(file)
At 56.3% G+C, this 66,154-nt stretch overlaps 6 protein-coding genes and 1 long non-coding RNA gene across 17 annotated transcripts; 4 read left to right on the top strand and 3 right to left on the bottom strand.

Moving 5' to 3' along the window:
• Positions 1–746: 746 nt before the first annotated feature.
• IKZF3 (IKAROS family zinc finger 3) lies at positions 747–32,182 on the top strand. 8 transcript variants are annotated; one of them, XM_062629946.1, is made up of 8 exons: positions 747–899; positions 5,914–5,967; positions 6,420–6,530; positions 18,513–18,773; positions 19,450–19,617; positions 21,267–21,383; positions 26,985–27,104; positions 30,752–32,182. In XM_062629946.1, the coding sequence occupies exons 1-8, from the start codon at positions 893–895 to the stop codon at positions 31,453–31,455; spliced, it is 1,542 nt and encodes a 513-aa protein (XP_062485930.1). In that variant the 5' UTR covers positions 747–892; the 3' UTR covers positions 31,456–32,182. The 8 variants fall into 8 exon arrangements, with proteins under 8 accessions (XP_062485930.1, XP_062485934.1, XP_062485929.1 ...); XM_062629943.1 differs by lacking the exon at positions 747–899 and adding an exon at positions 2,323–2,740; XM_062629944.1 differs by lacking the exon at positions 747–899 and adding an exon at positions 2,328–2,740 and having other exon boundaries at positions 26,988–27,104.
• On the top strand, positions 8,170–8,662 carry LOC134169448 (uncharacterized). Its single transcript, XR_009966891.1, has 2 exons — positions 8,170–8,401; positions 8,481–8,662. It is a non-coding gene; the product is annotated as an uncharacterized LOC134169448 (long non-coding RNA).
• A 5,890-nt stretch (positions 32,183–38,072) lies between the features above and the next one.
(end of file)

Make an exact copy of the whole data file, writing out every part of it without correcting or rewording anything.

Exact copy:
At 56.3% G+C, this 66,154-nt stretch overlaps 6 protein-coding genes and 1 long non-coding RNA gene across 17 annotated transcripts; 4 read left to right on the top strand and 3 right to left on the bottom strand.

Moving 5' to 3' along the window:
• Positions 1–746: 746 nt before the first annotated feature.
• IKZF3 (IKAROS family zinc finger 3) lies at positions 747–32,182 on the top strand. 8 transcript variants are annotated; one of them, XM_062629946.1, is made up of 8 exons: positions 747–899; positions 5,914–5,967; positions 6,420–6,530; positions 18,513–18,773; positions 19,450–19,617; positions 21,267–21,383; positions 26,985–27,104; positions 30,752–32,182. In XM_062629946.1, the coding sequence occupies exons 1-8, from the start codon at positions 893–895 to the stop codon at positions 31,453–31,455; spliced, it is 1,542 nt and encodes a 513-aa protein (XP_062485930.1). In that variant the 5' UTR covers positions 747–892; the 3' UTR covers positions 31,456–32,182. The 8 variants fall into 8 exon arrangements, with proteins under 8 accessions (XP_062485930.1, XP_062485934.1, XP_062485929.1 ...); XM_062629943.1 differs by lacking the exon at positions 747–899 and adding an exon at positions 2,323–2,740; XM_062629944.1 differs by lacking the exon at positions 747–899 and adding an exon at positions 2,328–2,740 and having other exon boundaries at positions 26,988–27,104.
• On the top strand, positions 8,170–8,662 carry LOC134169448 (uncharacterized). Its single transcript, XR_009966891.1, has 2 exons — positions 8,170–8,401; positions 8,481–8,662. It is a non-coding gene; the product is annotated as an uncharacterized LOC134169448 (long non-coding RNA).
• A 5,890-nt stretch (positions 32,183–38,072) lies between the features above and the next one.